What is organic? Should I pay for organic food? And how are organic foods better than conventional foods? Find out the benefits of organic foods, all about organic farming and if it’s worth paying the extra price for it.
What is Organic and Should You Pay For It?
I had the opportunity to visit Organic Valley’s headquarters in Wisconsin this past week, and have come back with a new appreciation to the answer: what is organic. Yes, we talked about some of their products – but we also visited an organic farm, heard from the farmers, and I got a real appreciation for what organic means, what it means to farmers, and why it is important. If you’ve ever scratched your head wondering if it’s worth paying the extra price for, I hope that this post can clarify some questions for you.
What is organic, actually?
Organic produce, dairy and meats and are grown and raised without the use of toxic pesticides, synthetic fertilizers, sewage sludge, genetically modified organisms (GMOs) or ionizing radiation. Animals that produce meat, poultry, eggs, and dairy products do not take antibiotics or growth hormones.*
Wow – that’s pretty impressive, in my opinion, enough to pique my interest. But don’t just stop here, because it gets more interesting.
How do I know if something is organic?
Lucky for us, after years of having many different (80+) organic certifiers and labels out there, the USDA Organic label has put a lot of our minds at ease. But what exactly does it mean if a product carries the USDA Organic label? Here are some basic points that break down what the USDA Organic label signifies:
- ALL of the production of these foods are raised as said above. They are grown and processed organically.
- Farmers and businesses are required to adhere to the USDA standards from start to finish, and are inspected annually. During this process, an inspector comes out to their farm or location and asks for receipts, examines the location, wants to know about the land, and more. Relating to our farm tour, the inspector wants to see the cows, know if any have been sick, how they have been treated, what feed has been given, and more. It’s a rigorous process for the farmers, but it gives us, as the consumers, the ability to buy with confidence.
- Only approved substances can be used as a last resort; nothing outside of this list of substances can be used. The only time synthetics can be used is if an organic version is not available. 95% of the ingredients must be organic.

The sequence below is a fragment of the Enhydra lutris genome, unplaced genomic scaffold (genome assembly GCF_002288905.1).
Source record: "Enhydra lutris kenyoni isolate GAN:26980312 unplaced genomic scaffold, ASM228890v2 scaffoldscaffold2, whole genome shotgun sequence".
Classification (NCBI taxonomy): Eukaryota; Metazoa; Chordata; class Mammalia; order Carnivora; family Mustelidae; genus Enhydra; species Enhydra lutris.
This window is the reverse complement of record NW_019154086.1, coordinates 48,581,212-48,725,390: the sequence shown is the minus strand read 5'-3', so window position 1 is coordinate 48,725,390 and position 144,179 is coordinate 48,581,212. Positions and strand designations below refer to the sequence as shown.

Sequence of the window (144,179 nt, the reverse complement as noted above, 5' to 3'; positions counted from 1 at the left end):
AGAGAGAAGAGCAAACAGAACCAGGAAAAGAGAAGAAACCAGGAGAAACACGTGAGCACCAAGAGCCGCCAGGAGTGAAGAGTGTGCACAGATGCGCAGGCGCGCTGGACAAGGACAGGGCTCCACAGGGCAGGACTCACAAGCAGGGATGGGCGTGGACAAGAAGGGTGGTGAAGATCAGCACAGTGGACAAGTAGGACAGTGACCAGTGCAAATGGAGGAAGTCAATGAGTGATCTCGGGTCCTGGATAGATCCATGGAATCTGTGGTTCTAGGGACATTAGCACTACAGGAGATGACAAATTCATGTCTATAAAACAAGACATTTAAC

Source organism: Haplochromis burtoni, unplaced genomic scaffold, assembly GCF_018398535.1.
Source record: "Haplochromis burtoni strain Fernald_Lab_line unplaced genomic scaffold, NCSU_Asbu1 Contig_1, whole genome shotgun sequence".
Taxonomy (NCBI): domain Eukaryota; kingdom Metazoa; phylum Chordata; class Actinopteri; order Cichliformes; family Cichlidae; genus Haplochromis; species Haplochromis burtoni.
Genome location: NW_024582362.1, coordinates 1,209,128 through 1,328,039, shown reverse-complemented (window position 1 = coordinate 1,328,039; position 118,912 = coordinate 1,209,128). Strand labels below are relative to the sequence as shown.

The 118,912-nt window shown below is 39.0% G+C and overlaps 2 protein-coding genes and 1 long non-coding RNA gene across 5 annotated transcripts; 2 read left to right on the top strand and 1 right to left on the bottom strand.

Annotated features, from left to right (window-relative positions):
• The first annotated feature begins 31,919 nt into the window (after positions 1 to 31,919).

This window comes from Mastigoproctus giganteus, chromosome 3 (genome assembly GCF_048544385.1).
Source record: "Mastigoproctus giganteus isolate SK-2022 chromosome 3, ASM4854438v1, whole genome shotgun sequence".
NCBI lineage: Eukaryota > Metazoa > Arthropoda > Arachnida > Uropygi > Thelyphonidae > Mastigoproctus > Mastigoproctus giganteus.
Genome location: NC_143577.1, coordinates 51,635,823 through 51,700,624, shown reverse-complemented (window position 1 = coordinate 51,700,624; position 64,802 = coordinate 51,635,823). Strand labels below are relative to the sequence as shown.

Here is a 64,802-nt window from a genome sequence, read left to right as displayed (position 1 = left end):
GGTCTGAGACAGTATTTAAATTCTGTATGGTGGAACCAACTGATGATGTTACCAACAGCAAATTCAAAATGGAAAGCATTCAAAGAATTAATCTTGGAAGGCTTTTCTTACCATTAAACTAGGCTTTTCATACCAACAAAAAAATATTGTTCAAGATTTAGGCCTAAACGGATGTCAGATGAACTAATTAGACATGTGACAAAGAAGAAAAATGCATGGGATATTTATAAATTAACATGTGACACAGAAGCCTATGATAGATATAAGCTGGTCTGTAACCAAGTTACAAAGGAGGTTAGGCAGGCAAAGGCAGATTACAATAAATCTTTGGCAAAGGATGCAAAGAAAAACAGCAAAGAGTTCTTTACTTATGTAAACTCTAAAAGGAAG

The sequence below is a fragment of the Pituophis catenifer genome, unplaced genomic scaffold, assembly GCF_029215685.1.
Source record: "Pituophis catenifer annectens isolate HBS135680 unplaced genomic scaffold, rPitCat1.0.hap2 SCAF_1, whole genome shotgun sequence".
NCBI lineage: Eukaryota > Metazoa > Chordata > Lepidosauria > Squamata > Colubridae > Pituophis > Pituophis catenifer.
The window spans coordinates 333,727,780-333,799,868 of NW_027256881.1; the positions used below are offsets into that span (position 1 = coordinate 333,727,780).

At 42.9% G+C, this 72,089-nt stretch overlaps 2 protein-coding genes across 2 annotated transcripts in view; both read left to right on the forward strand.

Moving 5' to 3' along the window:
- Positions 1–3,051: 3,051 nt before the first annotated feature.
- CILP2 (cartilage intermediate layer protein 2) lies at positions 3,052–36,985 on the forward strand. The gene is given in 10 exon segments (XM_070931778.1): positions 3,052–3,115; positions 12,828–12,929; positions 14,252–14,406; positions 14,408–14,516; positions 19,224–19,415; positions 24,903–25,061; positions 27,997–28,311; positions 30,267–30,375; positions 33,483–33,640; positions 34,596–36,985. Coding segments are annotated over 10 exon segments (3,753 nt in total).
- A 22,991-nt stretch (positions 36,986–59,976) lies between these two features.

- No GMO’s can be included.
- Certification is required to say “organic” and to carry the label.
Does organic differ from Non-GMO?
The simple answer: YES. But to look further, let’s define the difference:
GMO’s are genetically modified. They are organisms that have genes that have been modified unnaturally. Where plants may be crossed out in a field, with GMO’s, a gene (or more) are inserted into an organism inside a lab. They are cross-bred and when it comes to food, sometimes with a negative connotation. With foods that have been altered, they are often done so that they can repel certain insects. But looking further into this, those seeds have been bred with a protein that is toxic to some insects. This essentially means that when we eat them, we are ingesting these proteins, and it’s unknown if they can be dangerous to us or not. Corn, soy, canola, and sugar beets are the most common forms of GMO’s. It’s important to note that many processed foods contain one or more of these ingredients.
Since having the USDA certified organic seal can assure that no GMO’s are included, if you are avoiding GMO’s, you can essentially just rely on the seal shown above.
Should I pay for organic foods?
In my opinion, YES. But there are a number of factors that have helped me come to this conclusion:
- By buying organic, you are supporting farmers who are farming organically, by nature. They are rotating crops, increasing biodiversity and decreasing the impact on the environment. On the flip side, conventional farming uses toxic and persistent pesticides, herbicides and more to kill weeds and prevent pests. This process is actually very detrimental to the soil quality, and also provides the potential for drifting, or winds blowing the toxic chemicals elsewhere besides their farms.